When I was working my first job, circa 1970, at a UW-Madison lab, we needed a hard disk to run a real-time OS I had written for a PDP-8, which controlled lab equipment. It cost us $8000 for a 32K hard disk. Before that I had to write my software on a Classic Linc computer in the basement of the UW Hospital. Then dump the compiled code onto a paper-tape, walk the paper-tape back over to the lab and feed the paper-tape into the ASR-33 teletype and debug it, walking back and forth between the hospital and lab fixing coding errors. Of course, I had to work at night from 10p.m. to 6 a.m in the morning, because we were running experiments during the day. 

    You really have no idea how good you have it. 

    nadriel
  • Reply 64 of 77
    Rayz2016Rayz2016 Posts: 6,842member
    crowley said:
    Rayz2016 said:
    crowley said:
    I wonder how many of those that insisted "Apple never did anything wrong" and that "politicians should focus on closing loopholes rather than going after Apple" are going to be singing the same tune now that politicians have worked together to close loopholes.
    Wonder no more. 

    I’ve always said that the way to fix this was to close the loopholes, rather than going after Apple.  They’ve closed the loopholes. 

    Unfortunately, you got it into your head that the problem was going after Apple. 

    Nope.

    The problem was going after JUST Apple when everyone is doing it. That’s why we said “fix the law”.  

    Now that they’ve fixed the law, the playing field has been levelled for everyone, especially the smaller outfits who can’t afford expensive tax barristers. 
    Care to point out where I “got it into (my) head that the problem was going after Apple”?

    Stop making stuff up please.
    My bad. I worded  What I should have said was:

    You seem to have got it into your head that our problem is going after Apple. The problem is going after JUST Apple. 

    As I said, my bad … because you don’t have a problem with anyone going after JUST Apple, whether it’s justified or not.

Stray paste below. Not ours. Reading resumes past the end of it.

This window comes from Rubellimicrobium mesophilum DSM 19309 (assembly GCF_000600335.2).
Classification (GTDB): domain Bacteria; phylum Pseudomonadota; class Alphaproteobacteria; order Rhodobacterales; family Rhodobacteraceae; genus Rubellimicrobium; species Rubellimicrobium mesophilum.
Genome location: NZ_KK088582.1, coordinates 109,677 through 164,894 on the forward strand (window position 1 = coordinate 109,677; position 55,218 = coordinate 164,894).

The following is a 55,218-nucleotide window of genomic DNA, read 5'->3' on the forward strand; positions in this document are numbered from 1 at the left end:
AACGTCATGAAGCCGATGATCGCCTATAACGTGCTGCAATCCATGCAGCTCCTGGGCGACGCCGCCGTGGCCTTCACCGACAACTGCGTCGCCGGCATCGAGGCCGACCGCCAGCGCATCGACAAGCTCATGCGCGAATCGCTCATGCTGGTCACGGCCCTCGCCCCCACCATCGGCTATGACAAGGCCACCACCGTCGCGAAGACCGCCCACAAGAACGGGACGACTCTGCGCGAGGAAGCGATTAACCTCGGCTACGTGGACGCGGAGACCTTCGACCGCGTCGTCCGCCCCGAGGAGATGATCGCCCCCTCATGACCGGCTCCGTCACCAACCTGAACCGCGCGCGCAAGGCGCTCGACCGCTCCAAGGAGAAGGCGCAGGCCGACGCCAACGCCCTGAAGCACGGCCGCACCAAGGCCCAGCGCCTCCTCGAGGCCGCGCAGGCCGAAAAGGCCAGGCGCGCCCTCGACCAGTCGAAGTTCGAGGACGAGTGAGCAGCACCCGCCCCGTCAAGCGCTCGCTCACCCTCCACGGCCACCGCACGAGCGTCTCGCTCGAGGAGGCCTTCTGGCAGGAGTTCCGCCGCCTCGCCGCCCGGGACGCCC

edited June 6 watto_cobra
  • Reply 65 of 77
    GeorgeBMac said:
    It might be if we weren't spending 3/4's of Trillion each year on so called "Defense" (even though the last time we were invaded was what?   200 years ago?)

    According to the CBO https://www.cbo.gov/publication/57170 for FY 2020
    • Discretionary spending is only about 24% or $1.6T of a total of budget of $6.6T. That includes defense spending.
    • Mandatory spending is 70% of the budget or $4.6T. Includes Social Security, Medicare, Medicaid, COVID relief and a boatload of other social programs - many of which are not self funded like Social Security. 
    • Defense spending is about 11% of the overall budget at $711B. 
    • Defense spending as a % of GDP has actually declined since 2008. 

    We are currently running a $3.2T deficit. You can eliminate defense spending (and don’t forget it’s overall impact on jobs in the economy and tax revenues) and still be running a deficit. 

    Which means taxes would still go up to support programs. 

    edited June 6
  • Reply 66 of 77
    crowleycrowley Posts: 8,288member
    Rayz2016 said:
    crowley said:
    Rayz2016 said:
    crowley said:
    I wonder how many of those that insisted "Apple never did anything wrong" and that "politicians should focus on closing loopholes rather than going after Apple" are going to be singing the same tune now that politicians have worked together to close loopholes.
    Wonder no more. 

    I’ve always said that the way to fix this was to close the loopholes, rather than going after Apple.  They’ve closed the loopholes. 

    Unfortunately, you got it into your head that the problem was going after Apple. 

    Nope.

    The problem was going after JUST Apple when everyone is doing it. That’s why we said “fix the law”.  

    Now that they’ve fixed the law, the playing field has been levelled for everyone, especially the smaller outfits who can’t afford expensive tax barristers. 
    Care to point out where I “got it into (my) head that the problem was going after Apple”?

    Stop making stuff up please.
    My bad. I worded  What I should have said was:

    You seem to have got it into your head that our problem is going after Apple. The problem is going after JUST Apple.